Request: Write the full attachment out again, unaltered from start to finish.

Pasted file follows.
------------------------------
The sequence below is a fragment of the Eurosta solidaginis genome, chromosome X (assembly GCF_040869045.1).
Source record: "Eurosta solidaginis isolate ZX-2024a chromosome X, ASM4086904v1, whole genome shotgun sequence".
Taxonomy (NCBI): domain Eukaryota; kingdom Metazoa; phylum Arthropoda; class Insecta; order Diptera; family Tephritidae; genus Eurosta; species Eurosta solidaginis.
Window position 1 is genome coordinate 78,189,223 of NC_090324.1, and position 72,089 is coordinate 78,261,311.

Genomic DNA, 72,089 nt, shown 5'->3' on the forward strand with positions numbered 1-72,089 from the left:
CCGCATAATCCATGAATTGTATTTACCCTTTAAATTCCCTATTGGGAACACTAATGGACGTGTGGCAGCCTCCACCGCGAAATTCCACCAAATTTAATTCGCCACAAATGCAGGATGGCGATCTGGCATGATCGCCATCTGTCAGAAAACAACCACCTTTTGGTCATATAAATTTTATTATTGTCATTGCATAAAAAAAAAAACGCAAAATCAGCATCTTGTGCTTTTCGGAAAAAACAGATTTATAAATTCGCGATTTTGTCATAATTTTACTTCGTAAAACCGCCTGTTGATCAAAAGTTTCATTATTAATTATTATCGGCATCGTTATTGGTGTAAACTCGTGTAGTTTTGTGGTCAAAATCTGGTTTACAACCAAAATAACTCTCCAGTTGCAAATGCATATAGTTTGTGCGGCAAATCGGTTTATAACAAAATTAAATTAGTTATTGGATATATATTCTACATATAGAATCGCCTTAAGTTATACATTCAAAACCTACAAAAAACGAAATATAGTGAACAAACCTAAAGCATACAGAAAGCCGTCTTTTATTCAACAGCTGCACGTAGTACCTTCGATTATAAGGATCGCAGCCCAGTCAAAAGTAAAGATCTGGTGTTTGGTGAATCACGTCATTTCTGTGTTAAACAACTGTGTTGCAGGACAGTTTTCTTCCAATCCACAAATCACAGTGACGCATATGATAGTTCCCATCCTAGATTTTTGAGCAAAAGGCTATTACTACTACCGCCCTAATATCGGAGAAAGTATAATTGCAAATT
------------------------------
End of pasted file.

The sequence below is a fragment of the Eurosta solidaginis genome, chromosome X (assembly GCF_040869045.1).
Source record: "Eurosta solidaginis isolate ZX-2024a chromosome X, ASM4086904v1, whole genome shotgun sequence".
Taxonomy (NCBI): domain Eukaryota; kingdom Metazoa; phylum Arthropoda; class Insecta; order Diptera; family Tephritidae; genus Eurosta; species Eurosta solidaginis.
Window position 1 is genome coordinate 78,189,223 of NC_090324.1, and position 72,089 is coordinate 78,261,311.

Genomic DNA, 72,089 nt, shown 5'->3' on the forward strand with positions numbered 1-72,089 from the left:
CCGCATAATCCATGAATTGTATTTACCCTTTAAATTCCCTATTGGGAACACTAATGGACGTGTGGCAGCCTCCACCGCGAAATTCCACCAAATTTAATTCGCCACAAATGCAGGATGGCGATCTGGCATGATCGCCATCTGTCAGAAAACAACCACCTTTTGGTCATATAAATTTTATTATTGTCATTGCATAAAAAAAAAAACGCAAAATCAGCATCTTGTGCTTTTCGGAAAAAACAGATTTATAAATTCGCGATTTTGTCATAATTTTACTTCGTAAAACCGCCTGTTGATCAAAAGTTTCATTATTAATTATTATCGGCATCGTTATTGGTGTAAACTCGTGTAGTTTTGTGGTCAAAATCTGGTTTACAACCAAAATAACTCTCCAGTTGCAAATGCATATAGTTTGTGCGGCAAATCGGTTTATAACAAAATTAAATTAGTTATTGGATATATATTCTACATATAGAATCGCCTTAAGTTATACATTCAAAACCTACAAAAAACGAAATATAGTGAACAAACCTAAAGCATACAGAAAGCCGTCTTTTATTCAACAGCTGCACGTAGTACCTTCGATTATAAGGATCGCAGCCCAGTCAAAAGTAAAGATCTGGTGTTTGGTGAATCACGTCATTTCTGTGTTAAACAACTGTGTTGCAGGACAGTTTTCTTCCAATCCACAAATCACAGTGACGCATATGATAGTTCCCATCCTAGATTTTTGAGCAAAAGGCTATTACTACTACCGCCCTAATATCGGAGAAAGTATAATTGCAAATT